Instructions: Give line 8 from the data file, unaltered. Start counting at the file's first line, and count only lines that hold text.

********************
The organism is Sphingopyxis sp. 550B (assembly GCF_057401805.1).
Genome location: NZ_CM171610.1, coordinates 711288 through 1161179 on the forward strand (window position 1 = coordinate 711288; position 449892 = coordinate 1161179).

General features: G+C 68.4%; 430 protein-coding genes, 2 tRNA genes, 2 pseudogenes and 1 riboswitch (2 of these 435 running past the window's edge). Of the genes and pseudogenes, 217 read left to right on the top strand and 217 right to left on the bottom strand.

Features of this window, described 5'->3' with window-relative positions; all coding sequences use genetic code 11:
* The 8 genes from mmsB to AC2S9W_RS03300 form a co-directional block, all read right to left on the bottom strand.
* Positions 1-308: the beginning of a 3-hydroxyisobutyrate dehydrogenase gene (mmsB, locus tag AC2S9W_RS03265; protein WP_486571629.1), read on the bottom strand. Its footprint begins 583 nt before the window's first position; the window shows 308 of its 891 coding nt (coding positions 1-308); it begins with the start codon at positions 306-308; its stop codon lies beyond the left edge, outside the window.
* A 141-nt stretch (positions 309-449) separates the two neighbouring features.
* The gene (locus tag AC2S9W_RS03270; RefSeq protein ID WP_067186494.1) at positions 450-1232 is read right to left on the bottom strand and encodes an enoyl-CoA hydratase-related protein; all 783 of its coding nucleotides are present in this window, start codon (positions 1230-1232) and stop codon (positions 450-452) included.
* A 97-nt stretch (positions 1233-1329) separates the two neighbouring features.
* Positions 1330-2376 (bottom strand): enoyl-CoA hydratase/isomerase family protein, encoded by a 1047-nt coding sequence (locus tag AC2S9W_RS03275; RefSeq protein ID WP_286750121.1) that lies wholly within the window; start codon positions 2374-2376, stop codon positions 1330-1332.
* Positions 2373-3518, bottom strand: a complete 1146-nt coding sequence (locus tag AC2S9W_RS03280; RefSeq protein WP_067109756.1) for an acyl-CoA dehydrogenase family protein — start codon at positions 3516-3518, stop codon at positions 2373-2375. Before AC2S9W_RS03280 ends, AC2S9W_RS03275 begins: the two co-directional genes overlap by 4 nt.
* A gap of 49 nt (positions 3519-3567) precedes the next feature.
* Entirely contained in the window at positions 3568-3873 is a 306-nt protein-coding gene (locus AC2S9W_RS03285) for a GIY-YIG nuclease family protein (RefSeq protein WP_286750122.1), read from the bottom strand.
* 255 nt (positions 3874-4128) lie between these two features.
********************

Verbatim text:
* The gene (locus tag AC2S9W_RS03270; RefSeq protein ID WP_067186494.1) at positions 450-1232 is read right to left on the bottom strand and encodes an enoyl-CoA hydratase-related protein; all 783 of its coding nucleotides are present in this window, start codon (positions 1230-1232) and stop codon (positions 450-452) included.